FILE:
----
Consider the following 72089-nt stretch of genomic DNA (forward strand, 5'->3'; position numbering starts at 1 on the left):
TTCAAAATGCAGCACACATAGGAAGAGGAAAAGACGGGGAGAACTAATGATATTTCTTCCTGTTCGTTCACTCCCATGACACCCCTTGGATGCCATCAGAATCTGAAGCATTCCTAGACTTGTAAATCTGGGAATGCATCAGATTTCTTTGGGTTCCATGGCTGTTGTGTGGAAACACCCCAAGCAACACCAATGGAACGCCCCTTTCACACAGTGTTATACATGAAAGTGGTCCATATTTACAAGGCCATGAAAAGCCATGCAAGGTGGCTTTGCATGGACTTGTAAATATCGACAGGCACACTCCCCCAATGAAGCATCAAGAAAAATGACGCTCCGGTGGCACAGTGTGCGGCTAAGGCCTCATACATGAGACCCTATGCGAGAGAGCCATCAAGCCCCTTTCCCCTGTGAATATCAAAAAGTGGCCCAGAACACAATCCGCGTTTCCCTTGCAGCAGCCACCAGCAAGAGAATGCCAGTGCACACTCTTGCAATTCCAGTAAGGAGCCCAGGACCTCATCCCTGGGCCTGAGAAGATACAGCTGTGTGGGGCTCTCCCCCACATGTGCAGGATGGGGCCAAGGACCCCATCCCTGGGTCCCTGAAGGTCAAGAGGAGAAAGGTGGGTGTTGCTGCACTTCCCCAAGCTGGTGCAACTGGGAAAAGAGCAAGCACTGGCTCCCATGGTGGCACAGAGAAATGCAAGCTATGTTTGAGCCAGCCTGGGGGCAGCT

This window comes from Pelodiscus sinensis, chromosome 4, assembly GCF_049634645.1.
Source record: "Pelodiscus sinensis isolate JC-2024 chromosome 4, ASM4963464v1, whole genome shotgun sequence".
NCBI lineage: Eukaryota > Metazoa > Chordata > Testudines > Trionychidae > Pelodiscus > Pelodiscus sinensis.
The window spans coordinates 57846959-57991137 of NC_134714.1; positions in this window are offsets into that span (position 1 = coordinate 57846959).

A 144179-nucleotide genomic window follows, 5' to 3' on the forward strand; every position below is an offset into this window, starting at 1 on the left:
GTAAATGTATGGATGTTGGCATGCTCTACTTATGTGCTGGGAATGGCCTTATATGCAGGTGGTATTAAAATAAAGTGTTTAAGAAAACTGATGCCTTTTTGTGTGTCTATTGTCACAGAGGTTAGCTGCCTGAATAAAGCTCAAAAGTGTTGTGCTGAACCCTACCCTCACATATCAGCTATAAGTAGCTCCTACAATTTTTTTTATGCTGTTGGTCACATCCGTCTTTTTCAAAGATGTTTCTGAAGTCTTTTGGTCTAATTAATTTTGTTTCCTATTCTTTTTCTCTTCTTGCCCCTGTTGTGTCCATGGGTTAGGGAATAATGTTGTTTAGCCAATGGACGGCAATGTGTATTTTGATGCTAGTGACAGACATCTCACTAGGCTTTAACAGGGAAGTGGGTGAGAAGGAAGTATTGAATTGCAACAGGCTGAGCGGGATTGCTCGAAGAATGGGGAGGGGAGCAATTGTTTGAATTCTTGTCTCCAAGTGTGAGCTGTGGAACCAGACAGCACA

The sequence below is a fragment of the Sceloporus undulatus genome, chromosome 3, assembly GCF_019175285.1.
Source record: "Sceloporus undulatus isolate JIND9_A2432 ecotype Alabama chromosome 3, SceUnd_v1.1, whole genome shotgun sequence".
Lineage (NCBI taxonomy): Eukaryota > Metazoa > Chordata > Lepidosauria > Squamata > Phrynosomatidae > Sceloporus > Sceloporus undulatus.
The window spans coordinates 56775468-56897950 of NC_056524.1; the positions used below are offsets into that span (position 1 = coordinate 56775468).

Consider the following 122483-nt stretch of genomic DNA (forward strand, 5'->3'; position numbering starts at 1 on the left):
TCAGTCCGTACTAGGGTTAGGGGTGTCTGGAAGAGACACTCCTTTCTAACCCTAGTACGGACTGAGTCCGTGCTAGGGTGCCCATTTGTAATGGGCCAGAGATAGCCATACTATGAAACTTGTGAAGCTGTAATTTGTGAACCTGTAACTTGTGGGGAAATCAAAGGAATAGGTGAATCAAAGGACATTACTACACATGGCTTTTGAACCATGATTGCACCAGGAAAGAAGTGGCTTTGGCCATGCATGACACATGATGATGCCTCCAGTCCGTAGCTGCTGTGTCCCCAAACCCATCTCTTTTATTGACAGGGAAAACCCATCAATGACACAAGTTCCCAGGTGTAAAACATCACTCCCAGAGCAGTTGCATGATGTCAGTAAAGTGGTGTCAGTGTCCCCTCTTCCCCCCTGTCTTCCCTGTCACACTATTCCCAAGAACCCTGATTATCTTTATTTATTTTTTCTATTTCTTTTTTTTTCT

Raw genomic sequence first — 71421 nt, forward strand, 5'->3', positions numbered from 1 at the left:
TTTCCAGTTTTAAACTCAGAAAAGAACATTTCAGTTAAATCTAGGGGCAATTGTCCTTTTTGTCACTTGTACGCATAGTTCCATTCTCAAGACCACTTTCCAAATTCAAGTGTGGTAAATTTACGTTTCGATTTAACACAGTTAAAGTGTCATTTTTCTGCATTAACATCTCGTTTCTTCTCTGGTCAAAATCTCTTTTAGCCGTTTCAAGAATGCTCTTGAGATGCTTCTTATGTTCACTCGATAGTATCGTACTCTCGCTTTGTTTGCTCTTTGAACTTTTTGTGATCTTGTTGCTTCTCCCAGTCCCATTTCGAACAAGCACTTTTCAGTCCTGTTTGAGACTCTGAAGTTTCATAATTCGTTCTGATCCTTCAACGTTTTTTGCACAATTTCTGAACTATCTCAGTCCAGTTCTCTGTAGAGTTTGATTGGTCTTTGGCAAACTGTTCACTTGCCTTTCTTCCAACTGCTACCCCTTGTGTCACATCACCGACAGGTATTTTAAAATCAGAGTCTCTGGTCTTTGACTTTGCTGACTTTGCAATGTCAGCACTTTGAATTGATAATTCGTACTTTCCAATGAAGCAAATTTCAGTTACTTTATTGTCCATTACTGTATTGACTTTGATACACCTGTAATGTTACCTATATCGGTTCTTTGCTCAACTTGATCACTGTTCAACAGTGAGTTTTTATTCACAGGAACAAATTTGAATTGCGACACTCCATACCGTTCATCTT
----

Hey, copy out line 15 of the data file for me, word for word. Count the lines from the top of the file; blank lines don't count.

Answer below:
Raw genomic sequence first — 71421 nt, forward strand, 5'->3', positions numbered from 1 at the left: